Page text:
The Foundation for Women’s Cancer (FWC) declared September Gynecologic Cancer Awareness Month to raise awareness about symptoms, risk factors, prevention and the importance of early detection for all gynecologic cancers—cervical, ovarian, uterine/endometrial, vaginal and vulvar cancer.
Uterine cancer is the most common gynecologic cancer in the United States. While there are many types of uterine cancer, the most common is endometrial cancer, a cancer of the lining of the uterus (called the endometrium). Endometrial cancer affects more than 65,000 women each year.
“In 70% of women, we are able to catch endometrial cancer in the early stages of the disease,” said gynecologic oncologist, Lauren Prescott, M.D. “The most common sign is abnormal bleeding, which includes bleeding after menopause or between periods or heavy periods for women who have not gone through menopause. If a woman is experiencing these symptoms, she needs to be evaluated.”
As a gynecologic oncologist, Prescott specializes in the diagnosis and treatment of cancers in the female reproductive organs, providing care for women from diagnosis, through treatment and recovery. Data indicates that women treated for gynecologic cancer by a gynecologic oncologist have higher cure rates
“Your gynecologic oncologist serves as the captain of the ship, although there are many involved in a patient’s care,” said Dr. Prescott. “My role is to oversee all of your care and ensure you’re connected with the right people. Your primary care physician or gynecologist helps identify the problem, but once a diagnosis has been made, it’s very important to see a gynecologic oncologist for treatment.”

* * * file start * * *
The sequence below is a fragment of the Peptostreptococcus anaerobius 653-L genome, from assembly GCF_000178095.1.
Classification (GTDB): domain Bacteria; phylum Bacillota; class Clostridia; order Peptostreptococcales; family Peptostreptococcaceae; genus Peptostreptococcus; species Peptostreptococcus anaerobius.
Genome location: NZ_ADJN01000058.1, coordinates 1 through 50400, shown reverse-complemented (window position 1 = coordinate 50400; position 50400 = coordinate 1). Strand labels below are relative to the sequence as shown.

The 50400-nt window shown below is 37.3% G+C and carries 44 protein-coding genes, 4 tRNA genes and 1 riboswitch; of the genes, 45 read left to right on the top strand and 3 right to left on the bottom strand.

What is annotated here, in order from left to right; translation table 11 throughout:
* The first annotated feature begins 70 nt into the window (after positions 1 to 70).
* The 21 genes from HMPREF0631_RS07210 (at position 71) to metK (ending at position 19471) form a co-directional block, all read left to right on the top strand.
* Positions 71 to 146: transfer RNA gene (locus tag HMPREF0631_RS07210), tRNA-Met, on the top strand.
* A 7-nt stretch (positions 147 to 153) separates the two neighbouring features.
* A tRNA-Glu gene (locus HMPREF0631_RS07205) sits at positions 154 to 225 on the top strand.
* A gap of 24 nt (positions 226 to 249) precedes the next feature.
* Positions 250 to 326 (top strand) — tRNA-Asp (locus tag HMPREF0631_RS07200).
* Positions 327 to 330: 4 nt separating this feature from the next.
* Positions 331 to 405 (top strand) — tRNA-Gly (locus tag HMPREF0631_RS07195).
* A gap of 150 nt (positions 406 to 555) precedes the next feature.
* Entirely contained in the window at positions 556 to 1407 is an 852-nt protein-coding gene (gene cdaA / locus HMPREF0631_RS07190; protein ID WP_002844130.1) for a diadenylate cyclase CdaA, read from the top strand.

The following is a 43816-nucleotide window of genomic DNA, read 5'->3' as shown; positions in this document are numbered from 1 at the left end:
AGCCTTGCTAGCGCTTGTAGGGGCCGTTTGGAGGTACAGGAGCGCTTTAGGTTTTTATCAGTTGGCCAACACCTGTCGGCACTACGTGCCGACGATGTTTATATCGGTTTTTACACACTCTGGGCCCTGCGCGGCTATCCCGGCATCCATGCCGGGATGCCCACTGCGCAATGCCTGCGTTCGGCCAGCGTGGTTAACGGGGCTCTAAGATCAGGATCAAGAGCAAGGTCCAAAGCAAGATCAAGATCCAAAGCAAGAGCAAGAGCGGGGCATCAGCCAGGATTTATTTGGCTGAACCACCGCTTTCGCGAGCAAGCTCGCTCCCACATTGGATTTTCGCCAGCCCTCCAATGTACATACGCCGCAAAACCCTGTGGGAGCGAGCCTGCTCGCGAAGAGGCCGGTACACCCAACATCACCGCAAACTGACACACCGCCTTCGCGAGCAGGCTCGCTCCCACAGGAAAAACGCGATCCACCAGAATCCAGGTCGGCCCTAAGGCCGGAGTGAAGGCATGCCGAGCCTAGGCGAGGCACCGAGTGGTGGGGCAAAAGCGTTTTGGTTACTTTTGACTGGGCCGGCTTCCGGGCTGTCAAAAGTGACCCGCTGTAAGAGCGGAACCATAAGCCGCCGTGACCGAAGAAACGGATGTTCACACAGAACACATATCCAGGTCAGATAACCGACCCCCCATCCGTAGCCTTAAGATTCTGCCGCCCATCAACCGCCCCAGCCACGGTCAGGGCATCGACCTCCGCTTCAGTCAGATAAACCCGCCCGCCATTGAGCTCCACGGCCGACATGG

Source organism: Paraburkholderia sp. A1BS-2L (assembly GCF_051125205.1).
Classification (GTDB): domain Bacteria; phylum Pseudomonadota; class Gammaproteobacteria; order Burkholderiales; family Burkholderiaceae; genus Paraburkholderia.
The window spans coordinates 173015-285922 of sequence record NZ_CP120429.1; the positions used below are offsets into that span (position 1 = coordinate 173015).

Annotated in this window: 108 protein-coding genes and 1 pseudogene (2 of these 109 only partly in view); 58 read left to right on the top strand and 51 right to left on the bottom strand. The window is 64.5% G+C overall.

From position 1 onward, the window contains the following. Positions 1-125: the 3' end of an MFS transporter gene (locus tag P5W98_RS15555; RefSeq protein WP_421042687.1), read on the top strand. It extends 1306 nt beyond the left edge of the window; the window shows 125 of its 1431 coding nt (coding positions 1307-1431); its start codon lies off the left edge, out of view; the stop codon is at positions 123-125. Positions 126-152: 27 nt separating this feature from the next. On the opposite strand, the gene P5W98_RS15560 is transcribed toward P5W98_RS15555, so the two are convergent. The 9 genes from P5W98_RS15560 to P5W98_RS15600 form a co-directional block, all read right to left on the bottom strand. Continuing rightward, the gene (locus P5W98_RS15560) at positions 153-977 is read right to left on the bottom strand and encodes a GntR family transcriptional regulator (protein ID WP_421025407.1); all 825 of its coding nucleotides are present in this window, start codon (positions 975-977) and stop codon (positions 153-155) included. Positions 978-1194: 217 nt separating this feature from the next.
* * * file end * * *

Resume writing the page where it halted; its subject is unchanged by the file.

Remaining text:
Endometrial cancer treatment varies depending on the patient, cancer type and stage. Treatment options can include surgery, chemotherapy and radiation. Prescott is specially trained in robotic surgery, which has expanded minimally invasive surgery options for women in Williamson County and surrounding communities. In addition to patient benefits including shorter hospital stays and faster recoveries, robotic-assisted surgery can be utilized for sentinel lymph node mapping to diagnose more advanced staged disease, a procedure she utilizes for management of her patients with endometrial cancer.
“During a robotic surgery for endometrial cancer, we are able to perform lymph node mapping to diagnose the stages of the disease,” said Dr. Prescott. “This decreases surgery time and associated risks. Because Williamson Medical has a robot, I’m able to provide this level of sub-specialty care right here in this community.”
With only five percent of endometrial cancers hereditary, the vast majority are linked to high levels of estrogen, often caused by obesity. Fat cells produce increased estrogen levels, so diet and exercise are imperative to reducing the risk of endometrial cancer. Preventative care and paying attention to changes in your body will help ensure early detection.
While endometrial cancer is most common in women 60 years old or older who have gone through menopause, the reported cases in younger women are on the rise in tandem with the growing obesity epidemic.
“When women are done childbearing, their tendency to go to the doctor drops off,” said Dr. Prescott. “It’s important to stay up-to-date on those visits and see a doctor with any presenting symptoms regardless of age.”
Prescott sees patients at the Vanderbilt-Ingram Cancer Center in Nashville and Cool Springs and performs surgery and treatment at both Vanderbilt University Medical Center and Williamson Medical Center, which has been an extremely rewarding experience, she says.
“I’ve always been drawn to women’s health,” Dr. Prescott said. “I feel very blessed to take care of women during such a difficult time. It’s a privilege and an honor to provide the care I would want to be provided if I were the patient.”
To make an appointment with Dr. Prescott, call (615) 936-8422. To learn more about minimally invasive, robotic-assisted procedures, visit www.WilliamsonMedicalCenter.org/robotics.
Share this Article